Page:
Director: Joshua Oppenheimer
The Look Of Silence follows Joshua Oppenheimer’s 2012 documentary The Act Of Killing, behaving as a sister piece. It begins with the exact same text advising the viewer of the immense crimes committed in Indonesia in 1965 – a period of revolution in which the government sanctioned the massacre of a million people labelled ‘communists’ – before splitting off to approach the country’s open wound from a different perspective.
Last time around, The Act Of Killing audaciously invited gangsters involved in the genocide to recreate their deeds as if they were producing their own Hollywood production. In the process, Oppenheimer zeroed in on the crumbling denial of one man; Anwar Congo. The ‘staged’ reconstructions lent the film an almost bewildering surrealism. As Anwar found himself in the pincers of a psychological trap, Oppenheimer pulled down the set dressing. That film’s final half hour is a sobering experience, to say the least.
Yet as compelling as The Act Of Killing was and is, the level of weird artifice very nearly masked the scale of the atrocities. It presented a bizarre carnival of remorseless men barely holding their egos together. The Look Of Silence turns the camera around. Not to Oppenheimer, but to the victims and their families, living in the aftermath of so much repressed horror. For them time has stood still. Repeatedly they are sagely advised by the guilty that what’s passed is passed; it’s best to move on. The impossibility of that is personified by roaming optician Adi, who bravely puts himself at risk interviewing the powerful men responsible for his brother’s butchering all those years ago.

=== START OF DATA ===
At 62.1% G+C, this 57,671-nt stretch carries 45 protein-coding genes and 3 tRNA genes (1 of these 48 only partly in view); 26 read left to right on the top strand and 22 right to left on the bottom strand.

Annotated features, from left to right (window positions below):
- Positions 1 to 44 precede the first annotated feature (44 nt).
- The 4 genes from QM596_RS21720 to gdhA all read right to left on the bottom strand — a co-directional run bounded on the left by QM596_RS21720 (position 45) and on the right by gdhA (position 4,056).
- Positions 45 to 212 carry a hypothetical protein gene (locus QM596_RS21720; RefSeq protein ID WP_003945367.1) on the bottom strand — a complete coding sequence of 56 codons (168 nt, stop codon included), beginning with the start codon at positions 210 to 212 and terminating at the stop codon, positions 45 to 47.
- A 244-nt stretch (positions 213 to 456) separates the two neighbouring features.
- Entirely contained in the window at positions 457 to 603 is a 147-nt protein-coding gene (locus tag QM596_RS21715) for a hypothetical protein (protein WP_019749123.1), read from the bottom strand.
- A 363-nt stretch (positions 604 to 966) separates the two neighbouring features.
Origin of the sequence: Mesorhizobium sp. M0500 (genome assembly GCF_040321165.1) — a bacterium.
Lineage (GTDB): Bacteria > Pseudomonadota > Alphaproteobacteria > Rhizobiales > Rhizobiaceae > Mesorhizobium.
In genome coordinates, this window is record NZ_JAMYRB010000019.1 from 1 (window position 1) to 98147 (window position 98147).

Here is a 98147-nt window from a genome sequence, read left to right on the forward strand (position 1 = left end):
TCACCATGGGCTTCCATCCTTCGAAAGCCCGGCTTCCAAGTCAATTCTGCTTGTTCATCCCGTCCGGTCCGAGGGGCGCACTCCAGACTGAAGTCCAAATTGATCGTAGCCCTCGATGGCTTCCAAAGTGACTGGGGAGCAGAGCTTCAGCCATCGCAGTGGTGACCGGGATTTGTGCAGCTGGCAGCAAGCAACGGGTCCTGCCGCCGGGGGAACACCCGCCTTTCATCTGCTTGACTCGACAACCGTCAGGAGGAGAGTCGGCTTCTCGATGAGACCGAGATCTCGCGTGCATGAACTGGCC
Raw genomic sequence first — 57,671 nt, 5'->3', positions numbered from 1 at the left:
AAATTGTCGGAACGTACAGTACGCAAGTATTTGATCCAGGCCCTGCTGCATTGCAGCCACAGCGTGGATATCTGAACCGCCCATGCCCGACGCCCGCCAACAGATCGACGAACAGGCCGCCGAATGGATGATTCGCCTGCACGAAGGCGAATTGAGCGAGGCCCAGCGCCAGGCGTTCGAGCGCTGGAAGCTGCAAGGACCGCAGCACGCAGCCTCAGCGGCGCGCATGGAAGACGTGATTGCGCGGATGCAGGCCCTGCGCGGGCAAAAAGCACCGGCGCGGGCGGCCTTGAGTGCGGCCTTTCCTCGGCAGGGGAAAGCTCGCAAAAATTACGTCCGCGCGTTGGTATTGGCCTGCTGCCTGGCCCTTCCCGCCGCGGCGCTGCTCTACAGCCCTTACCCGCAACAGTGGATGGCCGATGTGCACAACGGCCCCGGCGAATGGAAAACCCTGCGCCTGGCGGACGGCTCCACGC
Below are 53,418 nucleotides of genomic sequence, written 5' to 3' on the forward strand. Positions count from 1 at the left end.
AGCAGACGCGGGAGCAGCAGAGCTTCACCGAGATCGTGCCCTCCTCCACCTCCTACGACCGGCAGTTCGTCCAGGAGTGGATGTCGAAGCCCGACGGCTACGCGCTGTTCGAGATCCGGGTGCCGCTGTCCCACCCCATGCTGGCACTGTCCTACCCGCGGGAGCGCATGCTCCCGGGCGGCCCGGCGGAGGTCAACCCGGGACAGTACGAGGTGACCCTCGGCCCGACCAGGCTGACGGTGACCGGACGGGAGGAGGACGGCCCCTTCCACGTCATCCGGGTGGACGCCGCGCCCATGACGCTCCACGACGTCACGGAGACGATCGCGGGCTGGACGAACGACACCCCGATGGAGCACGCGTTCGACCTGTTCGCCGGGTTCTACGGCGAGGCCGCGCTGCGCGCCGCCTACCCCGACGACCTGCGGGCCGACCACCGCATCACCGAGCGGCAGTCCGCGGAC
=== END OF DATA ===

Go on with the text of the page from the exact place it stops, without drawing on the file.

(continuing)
His brother Ramli was killed before he was even born, but Adi has evidently carried the weight of the tragedy his entire life. He lives with his incredibly old parents. We watch his kindly mother chop papayas, while his impossibly frail father grows more and more confused; the very picture of a man coming to dust. Adi visits those directly responsible for Ramli’s murder, and, through a series of staggering interviews, Oppenheimer enables his audience to empathise with the loss of millions by acutely painting and humanising this one example. If cinema is an empathy machine, Oppenheimer may be its new master.
44 years of age, Adi makes for a captivating and thoughtful guide through the propaganda and the lies, picking at the threads. He has a cool exterior, fascinating to watch all by himself, as he does his best to remain passive and professional in the face of such monstrous revelations. He fixes the instruments of his profession to a man telling him his preferred methods of killing as they directly pertain to his brother. And, as the interview heads south and his customer grows hostile to his questions, Adi still promises to make him the glasses required of his prescription. The remorseless death squad employees get riled when their morality is questioned, yet persist in sticking to the belief that they are righteous men. Two of them have a photo taken together at the site where they severed countless heads. One of them does a peace sign, then a thumbs up, oblivious to his offensive flippancy.